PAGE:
In tea there seems to not really be a natural starting point.  Blended black tea in tea bags and generally inferior oolongs in Chinese restaurants are what many Americans try first.  Green tea is widely available, but more so in less interesting tea bag versions.  Green tea has some degree of natural appeal built into it, related to health claims and general positive image, but to me it doesn’t necessarily seem a natural a place to start based on the taste.  I did get into tea in part through drinking green teas in Japanese restaurants but later Chinese teas fit better. 
Flavored teas or tea blended with something else could be an entry point that bridges from other beverages first.  To me starting on tea by drinking oolong makes sense because of the softer nature of the tea type.  Also mid-grade oolongs can show interesting character and diverse flavors, and there is a lot of room for continuing to try more interesting types, so the next exploration steps follow naturally.

Pu'er wouldn't seem like a normal tea to start on, perhaps better after more exposure, but then maybe to some it could seem closer to coffee (although it really doesn’t to me).  Even though black teas could be familiar from exposure to commercial blended black teas for me better black teas also don’t seem a natural place to start, but then I didn’t drink a lot of black tea before.  The only time was joining my parents for their nightly cup of black tea before bed (from tea bags), which never seemed to hinder sleep.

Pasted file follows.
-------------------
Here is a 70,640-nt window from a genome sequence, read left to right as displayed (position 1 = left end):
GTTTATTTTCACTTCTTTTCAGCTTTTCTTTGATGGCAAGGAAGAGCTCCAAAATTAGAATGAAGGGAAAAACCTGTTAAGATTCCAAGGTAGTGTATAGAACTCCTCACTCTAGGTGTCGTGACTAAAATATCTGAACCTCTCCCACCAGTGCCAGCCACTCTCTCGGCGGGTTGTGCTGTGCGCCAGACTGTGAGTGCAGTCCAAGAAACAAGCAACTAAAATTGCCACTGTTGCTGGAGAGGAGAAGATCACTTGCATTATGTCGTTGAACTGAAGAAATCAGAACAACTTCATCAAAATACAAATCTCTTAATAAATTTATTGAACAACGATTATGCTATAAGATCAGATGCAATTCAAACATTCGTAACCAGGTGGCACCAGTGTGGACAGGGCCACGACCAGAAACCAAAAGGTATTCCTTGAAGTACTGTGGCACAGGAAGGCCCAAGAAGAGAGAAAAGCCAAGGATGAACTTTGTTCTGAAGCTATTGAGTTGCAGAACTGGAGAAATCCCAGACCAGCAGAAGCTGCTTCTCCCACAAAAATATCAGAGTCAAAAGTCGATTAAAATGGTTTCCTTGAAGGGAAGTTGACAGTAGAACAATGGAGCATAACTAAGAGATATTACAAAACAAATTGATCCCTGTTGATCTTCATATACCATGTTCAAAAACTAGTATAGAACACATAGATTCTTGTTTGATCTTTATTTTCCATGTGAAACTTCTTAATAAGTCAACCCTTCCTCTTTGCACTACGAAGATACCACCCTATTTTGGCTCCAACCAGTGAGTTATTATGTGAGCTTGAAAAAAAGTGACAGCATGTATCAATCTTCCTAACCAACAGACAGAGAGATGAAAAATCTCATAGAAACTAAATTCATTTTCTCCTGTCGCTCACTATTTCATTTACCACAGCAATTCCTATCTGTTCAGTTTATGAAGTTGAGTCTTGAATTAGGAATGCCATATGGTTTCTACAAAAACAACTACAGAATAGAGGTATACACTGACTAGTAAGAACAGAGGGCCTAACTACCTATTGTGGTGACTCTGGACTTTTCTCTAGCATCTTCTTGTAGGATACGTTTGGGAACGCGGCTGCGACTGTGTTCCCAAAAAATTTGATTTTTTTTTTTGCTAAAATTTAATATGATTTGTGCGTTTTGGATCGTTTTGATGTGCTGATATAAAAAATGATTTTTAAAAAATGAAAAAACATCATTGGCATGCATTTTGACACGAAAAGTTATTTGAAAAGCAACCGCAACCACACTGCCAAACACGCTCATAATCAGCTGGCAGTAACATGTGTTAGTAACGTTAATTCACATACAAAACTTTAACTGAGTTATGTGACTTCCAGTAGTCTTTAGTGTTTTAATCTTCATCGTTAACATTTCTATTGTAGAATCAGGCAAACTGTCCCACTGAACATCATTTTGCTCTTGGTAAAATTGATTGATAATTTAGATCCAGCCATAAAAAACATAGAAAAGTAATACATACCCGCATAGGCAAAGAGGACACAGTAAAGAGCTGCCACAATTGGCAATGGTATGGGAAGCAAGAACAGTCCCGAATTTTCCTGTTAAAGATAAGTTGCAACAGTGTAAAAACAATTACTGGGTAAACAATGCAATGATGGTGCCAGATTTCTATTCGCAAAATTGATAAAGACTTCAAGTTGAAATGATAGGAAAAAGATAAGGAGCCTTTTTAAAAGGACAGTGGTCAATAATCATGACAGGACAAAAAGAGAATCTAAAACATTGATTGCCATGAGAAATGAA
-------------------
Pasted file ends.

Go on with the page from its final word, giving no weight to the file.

In a tea shop in Beijing a sales person mentioned that younger people generally prefer Longjing (green tea) and older people Biluochun.  Her explanation: the flavors in Biluochun are stronger.  A description like “earthier” might have fit better but her general point was clear enough.  It’s an interesting idea that tea preferences could correspond to age, perhaps related mostly to experience, but people’s sensation of taste can change over time apart from that.  I’m between young and old now but I like Longjing better.

Since tea and wine are so different there is a limit to the usefulness of comparing the two, but since people are the common element it’s interesting to me.


  1. There's definitely a lot of parallels. Both of them are derived from plants and contain tannins :)

    I work in wine for my day job and my coworkers insist that I should come up with a number scale for rating teas. That's not really my thing since tea can be so subjective. There are teas I hate that other people are over the moon for.(mostly the flavored sort but to each his own).

  2. It would be interesting to review how the wine assessment scale works and also different tea ratings people have already developed. There must be some way to factor out this sort of subjectivity, at least in theory, for example to do the evaluation within the context of the type and style rather than rating based on it, or just on personal preference. The wine rating scale must somehow try to do this but I never studied it.

    It seems like it would never completely work but it would be possible to use a system to compare examples of similar types. It also seems like good reasons for not doing it could come up.